Quick Guide on How to Do Supplier Statement Reconciliation

Inventory, especially the raw materials for processing and the merchandise for resale to the end customers, is without doubt one of your most valuable assets in business. Your business can’t operate without all the needed inventory. In addition, your business could lose profits if inventory is not properly monitored. It’s crucial that you perform supplier statement reconciliation regularly to ensure that, indeed, your vendors are charging your business the right amount for the physical inventory you have actually received. Otherwise, you may be paying more money for inventory and supplies, as well as services you have yet to receive.

Here are simple and easy steps that can be done to perform supplier statement reconciliations with just the vendor invoices, calculator, and pen and paper. You can also use a dedicated software for this task.

#1 Organize the Papers

Your first step is to organize your business’ inventory invoices according to their date, usually with the latest invoices being at the bottom and the oldest statements on top. You will then be able to refer to the invoices in an easier and faster manner, as well as identify the problem areas. You can also click on the “organize by date” option on the software.

#2 Match the Items

With the supplier statements on hand, you have to match their line items with your invoices to discover any discrepancies between the two sets of documents. Your records should be organized for this purpose, too, such as one of your employees reconciling the supplier’s statement with the shipments as these are received on site. Your employee should ensure that, indeed, the supplier statement reflect the correct quantity and dollar amount for each shipment.

#3 Check the Matching Items

You have to place check marks on both the supplier invoices and business statement (i.e., as prepared by an employee related to the details of the shipments for the month). If a certain shipment on both these documents match in terms of date delivered, type and quantity of items, and dollar amount, then place a check mark on the line item.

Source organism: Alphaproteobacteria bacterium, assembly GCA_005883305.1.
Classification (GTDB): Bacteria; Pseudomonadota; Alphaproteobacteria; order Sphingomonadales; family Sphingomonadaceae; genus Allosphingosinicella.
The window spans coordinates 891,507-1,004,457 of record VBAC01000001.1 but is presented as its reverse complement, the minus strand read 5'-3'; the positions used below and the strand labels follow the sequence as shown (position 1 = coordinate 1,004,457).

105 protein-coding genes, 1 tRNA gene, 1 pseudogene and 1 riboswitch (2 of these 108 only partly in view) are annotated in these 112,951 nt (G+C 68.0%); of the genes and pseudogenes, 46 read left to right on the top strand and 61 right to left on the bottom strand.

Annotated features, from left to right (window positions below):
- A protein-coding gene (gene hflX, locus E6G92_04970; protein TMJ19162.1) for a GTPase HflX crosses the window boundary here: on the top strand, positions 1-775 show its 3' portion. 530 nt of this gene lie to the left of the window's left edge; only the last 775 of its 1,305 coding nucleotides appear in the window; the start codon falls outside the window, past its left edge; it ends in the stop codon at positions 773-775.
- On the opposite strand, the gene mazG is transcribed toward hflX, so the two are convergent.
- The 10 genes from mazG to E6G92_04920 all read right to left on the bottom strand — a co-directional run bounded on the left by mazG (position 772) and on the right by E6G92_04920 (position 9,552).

For example, a shipment of 20 cases of raw materials were delivered to XYZ Company to your business, ABC Corporation, on 1 August 2016. Both the XYZ supplier statement and your ABC statement reflect this shipment so put a check mark on the corresponding line.

#4 Circle the Discrepancies

As you check each item, you may come across a few or several discrepancies. You should take note of them by circling the items without matching invoices, or with incorrect quantities or dollar amounts, or with material mistakes (e.g., quality of the products), among others.

Aside from checking the individual line items, you should also check the total amounts on both sets of documents. You may find discrepancies there, too, but instead of immediately jumping to conclusions, you have to recheck in case there are mistakes, such as inaccurate calculation or number transposition. You can use these methods in checking for discrepancies regardless of supplier statement formats.

When dealing with discrepancies, especially when you have been overcharged by the vendor, you should always have valid proof to show. You have to call the vendor and call their attention to the discrepancies so that a two-way reconciliation of accounts can be made.

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